First brought to our attention by Blackest Ever Black at the start of this decade, we’ve gradually developed an obsessive fascination with its sublime, rapid dervishes and warbling rhythmelodies, so it’s a pleasure to see it finally made easily available to everyone who we’ve ranted about it over the years (2nd hand copies have been historically pricey and hard to come by!), and especially replete with its enlightening new sleeve notes by archivist and writer Failed Bohemian.
A busker among other trades, O’Shea was an itinerant soul who, after a childhood and formative years spent between Northern Ireland and Kerry in the south of the country, and extensive travel between Europe, Turkey and Bangladesh, created his own instrument - an electrified dulcimer known as Mó Cará (Irish for ‘My Friend’) - which he performed on at Ronnie Scott’s, before later playing on bills with everyone from Ravi Shankar to Don Cherry, and also recording with The The’s Matt and Tom Johnson.
Aside from his two contributions to the Stano album, ‘Content To Dine In I Dine Weathercraft’ (also recently reissued by Dublin’s Allchival), O’Shea’s first and only album is the main point of reference for this unique artist. Like some eccentric expression of ancient Indo-European voices channelled thru a Celtic body, Michael O’Shea’s improvised acousto-electric music intuitively distills a world of styles into singularly hypnotic works. Using his self-built instrument; a hybrid of a zelochord and a sitar, made on a wooden door salvaged in Munich, and with the crucial addition of electric pick-ups and the ‘Black Hole Space Box’, O’Shea would absorb sounds from his travels like a sponge, and relay them back thru the instrument with effortlessly freeform and achingly lush results as elaborate as a Celtic knot or elegant as Sanskrit text.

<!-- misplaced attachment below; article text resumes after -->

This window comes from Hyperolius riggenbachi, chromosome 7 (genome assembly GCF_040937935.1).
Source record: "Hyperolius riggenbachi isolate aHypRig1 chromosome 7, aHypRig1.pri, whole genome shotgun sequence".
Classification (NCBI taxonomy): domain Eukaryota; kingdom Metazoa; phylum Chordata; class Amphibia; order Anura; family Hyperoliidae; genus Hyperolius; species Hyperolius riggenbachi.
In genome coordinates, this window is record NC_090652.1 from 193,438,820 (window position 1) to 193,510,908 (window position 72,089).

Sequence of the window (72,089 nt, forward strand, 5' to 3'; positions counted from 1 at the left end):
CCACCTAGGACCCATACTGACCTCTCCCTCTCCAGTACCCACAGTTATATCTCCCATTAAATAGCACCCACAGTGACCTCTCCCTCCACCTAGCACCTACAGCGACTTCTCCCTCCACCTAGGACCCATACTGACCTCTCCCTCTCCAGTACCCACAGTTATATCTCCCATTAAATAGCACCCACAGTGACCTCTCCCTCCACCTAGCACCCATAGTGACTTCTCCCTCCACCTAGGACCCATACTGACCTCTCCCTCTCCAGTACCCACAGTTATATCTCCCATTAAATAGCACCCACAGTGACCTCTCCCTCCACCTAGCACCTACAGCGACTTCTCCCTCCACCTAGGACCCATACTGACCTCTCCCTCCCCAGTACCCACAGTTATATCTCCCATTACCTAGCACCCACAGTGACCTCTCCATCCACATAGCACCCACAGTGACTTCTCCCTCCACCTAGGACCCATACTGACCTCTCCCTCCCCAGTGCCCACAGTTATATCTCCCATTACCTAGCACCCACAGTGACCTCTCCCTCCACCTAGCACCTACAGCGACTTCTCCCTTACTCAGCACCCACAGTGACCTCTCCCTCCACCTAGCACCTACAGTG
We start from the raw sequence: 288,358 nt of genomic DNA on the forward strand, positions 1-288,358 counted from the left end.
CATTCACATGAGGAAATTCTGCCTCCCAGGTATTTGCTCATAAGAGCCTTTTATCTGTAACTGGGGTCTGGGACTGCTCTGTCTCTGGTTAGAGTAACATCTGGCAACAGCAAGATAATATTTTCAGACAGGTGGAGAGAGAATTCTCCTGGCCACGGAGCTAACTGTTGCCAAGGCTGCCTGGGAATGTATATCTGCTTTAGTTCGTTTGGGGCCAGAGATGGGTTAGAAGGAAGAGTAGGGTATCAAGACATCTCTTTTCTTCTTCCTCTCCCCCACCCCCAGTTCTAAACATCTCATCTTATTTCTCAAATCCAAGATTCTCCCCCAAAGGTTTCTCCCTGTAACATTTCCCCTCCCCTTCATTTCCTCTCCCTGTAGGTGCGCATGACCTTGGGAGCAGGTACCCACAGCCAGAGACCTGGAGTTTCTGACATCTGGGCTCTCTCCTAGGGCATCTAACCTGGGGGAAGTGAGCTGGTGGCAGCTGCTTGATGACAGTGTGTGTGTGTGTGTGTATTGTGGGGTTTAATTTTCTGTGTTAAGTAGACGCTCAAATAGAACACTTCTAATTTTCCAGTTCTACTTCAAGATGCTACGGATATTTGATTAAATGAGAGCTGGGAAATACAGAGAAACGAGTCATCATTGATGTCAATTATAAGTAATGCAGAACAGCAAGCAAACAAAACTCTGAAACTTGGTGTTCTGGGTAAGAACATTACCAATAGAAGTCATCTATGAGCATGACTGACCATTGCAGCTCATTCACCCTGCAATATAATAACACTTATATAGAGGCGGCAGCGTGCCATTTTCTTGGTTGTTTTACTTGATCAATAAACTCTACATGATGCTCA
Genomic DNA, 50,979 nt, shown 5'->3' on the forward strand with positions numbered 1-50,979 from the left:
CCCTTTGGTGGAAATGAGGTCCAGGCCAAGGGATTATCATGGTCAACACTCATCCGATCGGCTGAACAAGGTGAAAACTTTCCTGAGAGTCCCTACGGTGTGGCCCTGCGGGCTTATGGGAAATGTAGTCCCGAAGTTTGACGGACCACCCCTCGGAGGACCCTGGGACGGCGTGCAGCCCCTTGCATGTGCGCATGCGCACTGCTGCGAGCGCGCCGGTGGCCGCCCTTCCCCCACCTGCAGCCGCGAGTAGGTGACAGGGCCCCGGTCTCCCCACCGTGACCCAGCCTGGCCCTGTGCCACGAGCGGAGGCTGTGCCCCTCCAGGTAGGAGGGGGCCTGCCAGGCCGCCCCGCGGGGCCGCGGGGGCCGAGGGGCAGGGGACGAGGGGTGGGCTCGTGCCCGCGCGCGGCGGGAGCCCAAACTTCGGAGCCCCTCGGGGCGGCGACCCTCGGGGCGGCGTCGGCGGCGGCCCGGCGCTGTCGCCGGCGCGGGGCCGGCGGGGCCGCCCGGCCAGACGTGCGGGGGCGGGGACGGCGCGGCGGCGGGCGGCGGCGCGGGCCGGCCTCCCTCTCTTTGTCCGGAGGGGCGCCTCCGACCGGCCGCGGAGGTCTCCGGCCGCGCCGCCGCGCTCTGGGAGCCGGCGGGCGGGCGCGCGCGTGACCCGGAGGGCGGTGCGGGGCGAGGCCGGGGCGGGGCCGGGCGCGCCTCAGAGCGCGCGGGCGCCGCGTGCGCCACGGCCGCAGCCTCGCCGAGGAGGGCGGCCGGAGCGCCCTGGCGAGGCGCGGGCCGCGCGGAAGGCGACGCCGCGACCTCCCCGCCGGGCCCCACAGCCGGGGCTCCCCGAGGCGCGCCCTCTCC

The mercurial flow of syncretised styles in 15 minute opener ‘No Journey’s End’ catches your breath and doesn’t give it back, leaving us utterly light-headed and feeling something akin to religious experience, before his ’Kerry’ vignette most beautifully limns the epic coastline he hails from. The plasmic swirl and phasing of ‘Guitar No. 1’ is perhaps the one piece that time dates the LP to the post-punk era, even if it could have come from ancient Mesopotamia, while the album and artist’s underlying metaphysics bleed thru most hauntingly in the timbral shadowplay of ‘Voices’, and the rapidly tremulous, animist voodoo of ‘Anfa Dásachtach’.
Noted in his lifetime, not least by himself as; “…joker, transvestite, inventor, psychonaut, actor, catalyst, community worker, musician, traveller, instrument maker,” Michael O’Shea’s life was, by all accounts, every bit as colourful as his music, which only makes his untimely death in 1991 all that more tragic, as we’d practically give an arm to hear what he could have made in the early techno era, as he was purportedly getting heavy into London’s rave scene before he was taken.
Honestly no other record has cast such a strong spell over us in recent memory - to the extent of sending us on wild goose chases on the wrong peninsula in Kerry - so please pardon the gush ‘cos we can’t help but share love for this life-affirming disc and Michael O’Shea’s beautifully transcendent music.
Skull Disco reaches it's final catalogue number with the final nail in the coffin on 'Soundboy's Gravestone Gets Desecrated By Vandals', collating the final few 12" releases on the first CD, and a selection of accompanying remixes from the likes of T++, Rupture, Geiom, Brendon Moeller, and Bass Clef on an additional second CD.
Over the course of three years the label has come to define a very dark corner of the dubstep related universe, finding fans in unexpected places, from Ricardo Villalobos and Cassy at the housier end of the spectrum and T++ showing love from the techno end. The first CD opens with the dystopian classic 'The Rope Tightens' by the maverick Shackleton, with a horrific echo chamber lockdown featuring vocals from longtime Skull Disco affiliate Tenfold Vengeance, and moves onto later collaborations between Appleblim and Peverelist on their lauded 'Circling'.